Three posts in a day my God I must be bored.
My previous set of strings, the GHS Contact Core Bright Bronze, was getting a little tarnished, and rust, in my carelessness, had begun to grow on the first and second strings, marring the sound by abit, that, not to boast, was probably only detectable by me, because 1) I know I have a more sensitive ear, and 2) I've been hearing that string plucked by my own finger everyday, so I could tell when the sound was beginning to go off.
The Contact Core, you should know, is not a very common set. Especially since I bought the Ultra Light set, from 10-46 if I'm not wrong.
If you dunno what I'm talking about, you're probably normal.
So at Yamaha the other day, armed with a blue note, I put myself in front of the strings section, staring at every single pack that had ACOUSTIC printed somewhere on it. And after having a 10-46 pack, seeing a set labelled Light: 11-52 made me roll my eyes and scoff in disgust. Light my ass, it'd light a fire on my fretting fingers that's what it'll do.
So I settled upon the the Extended Play section of strings. Now these strings, which most brands have in some form or the other. Extended Play, Extended Life, whatever.
These EXPs have their windings, for the lower strings, and just directly on the first two strings I guess, a coating of special material that retards oxidization, and thus, as the name suggests, extends the play or life of these strings.
Now these strings come with a price, for long life, pretty much just like any other thing... Porcelain bowls cost more than paper bowls, high-end graphic cards, which can play more games for a longer duration before requirements get too much to handle, cost more than a basic on-board card.
Which very obviously makes me utterly frightened of making one wrong move and snapping the string. $4. TOCK-OOOONNGG... and my face and tear ducts will also tock. Thank goodness I remembered what Graham told me about replacing strings, and followed his method, which I won't put here because it involves extra descriptive work on my part and will only serve to deepen that confused frown on your face anyway, so forget it. Graham said do this this this, then, when you're sure it's not gonna stretch anymore, you can then snip off the excess strings dangling off the machine heads.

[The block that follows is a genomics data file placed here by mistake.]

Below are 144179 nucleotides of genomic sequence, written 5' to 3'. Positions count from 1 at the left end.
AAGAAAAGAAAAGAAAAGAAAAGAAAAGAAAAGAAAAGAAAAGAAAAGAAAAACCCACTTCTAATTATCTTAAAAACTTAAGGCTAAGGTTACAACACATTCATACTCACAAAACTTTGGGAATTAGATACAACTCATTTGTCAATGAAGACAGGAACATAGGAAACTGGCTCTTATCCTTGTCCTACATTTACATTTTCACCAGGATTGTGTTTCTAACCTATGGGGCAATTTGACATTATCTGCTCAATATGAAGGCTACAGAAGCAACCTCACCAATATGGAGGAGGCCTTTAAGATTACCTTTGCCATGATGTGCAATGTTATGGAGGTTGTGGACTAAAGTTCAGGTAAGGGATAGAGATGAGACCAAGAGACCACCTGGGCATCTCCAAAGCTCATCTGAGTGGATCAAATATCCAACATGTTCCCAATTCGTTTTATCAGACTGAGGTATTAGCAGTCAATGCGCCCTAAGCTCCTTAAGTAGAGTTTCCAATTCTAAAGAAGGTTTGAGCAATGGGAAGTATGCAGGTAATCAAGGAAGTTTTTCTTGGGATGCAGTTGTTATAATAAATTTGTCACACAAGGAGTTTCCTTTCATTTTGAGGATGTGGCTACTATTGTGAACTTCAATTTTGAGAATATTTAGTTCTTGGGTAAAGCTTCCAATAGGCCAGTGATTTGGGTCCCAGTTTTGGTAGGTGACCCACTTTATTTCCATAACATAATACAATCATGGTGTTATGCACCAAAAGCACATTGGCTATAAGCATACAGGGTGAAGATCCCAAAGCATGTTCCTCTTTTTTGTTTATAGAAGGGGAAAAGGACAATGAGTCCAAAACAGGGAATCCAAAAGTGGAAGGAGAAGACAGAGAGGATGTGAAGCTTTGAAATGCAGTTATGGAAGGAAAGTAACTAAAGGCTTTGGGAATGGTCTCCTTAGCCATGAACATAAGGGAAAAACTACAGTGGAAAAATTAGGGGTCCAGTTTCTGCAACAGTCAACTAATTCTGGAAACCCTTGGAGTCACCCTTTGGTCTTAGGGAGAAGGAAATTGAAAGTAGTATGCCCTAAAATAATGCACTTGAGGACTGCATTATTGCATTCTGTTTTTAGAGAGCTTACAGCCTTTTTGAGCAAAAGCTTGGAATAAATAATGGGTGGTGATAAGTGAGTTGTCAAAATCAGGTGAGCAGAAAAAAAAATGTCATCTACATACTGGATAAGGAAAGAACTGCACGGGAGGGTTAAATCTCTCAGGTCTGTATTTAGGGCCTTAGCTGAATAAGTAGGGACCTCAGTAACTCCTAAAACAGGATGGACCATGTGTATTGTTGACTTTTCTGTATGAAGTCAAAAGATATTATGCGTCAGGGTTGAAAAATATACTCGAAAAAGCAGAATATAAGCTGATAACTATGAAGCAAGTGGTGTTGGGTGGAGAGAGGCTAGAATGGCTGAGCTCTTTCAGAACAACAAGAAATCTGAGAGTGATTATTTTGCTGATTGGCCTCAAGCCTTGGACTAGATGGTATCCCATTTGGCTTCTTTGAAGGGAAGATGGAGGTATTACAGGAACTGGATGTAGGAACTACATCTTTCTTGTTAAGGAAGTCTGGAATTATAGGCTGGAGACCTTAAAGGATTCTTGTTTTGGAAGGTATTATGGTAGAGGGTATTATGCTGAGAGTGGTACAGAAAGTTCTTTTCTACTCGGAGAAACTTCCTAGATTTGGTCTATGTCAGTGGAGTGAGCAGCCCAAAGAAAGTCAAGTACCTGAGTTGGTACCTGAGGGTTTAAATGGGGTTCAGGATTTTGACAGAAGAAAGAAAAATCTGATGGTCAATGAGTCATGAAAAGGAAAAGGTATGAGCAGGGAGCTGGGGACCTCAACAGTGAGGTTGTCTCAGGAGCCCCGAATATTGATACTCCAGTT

After I snipped off the strings, I ran my thumb on each of them, and my heart stopped AND fell six feet when all I heard was a mindless buzz on the second string. Quickly I used the pliers to twist the little bit of string around the hole to try to secure the damn string. And thank thank thank thank thank thank thank thank double thank God that it did catch and tighten in the end.
And now I'm playing every night until my fingers everything but split into two, because even though I have little problem fretting hard enough, the cumulative toll on my accustomed-to-even-lighter-strings fingertips wasn't too amusing. Maroon lines indicate where the string had pressed into my hand, and I have this bad feeling that behind my callused skin my flesh had already been sliced into, and that if I just squeezed hard enough blood would happily gush out. It's quite bad.
But like I said, I'd rather have abit of pain for a week or so than live on light strings, although the light strings also provide an unforgettably bright tone for my guitar. But most guitars use my current string set guage, so I thought I'd better get used to it.
Plenty of time too, with Extended Play strings.
orchestrated by Renhao at 10:03:00 pm
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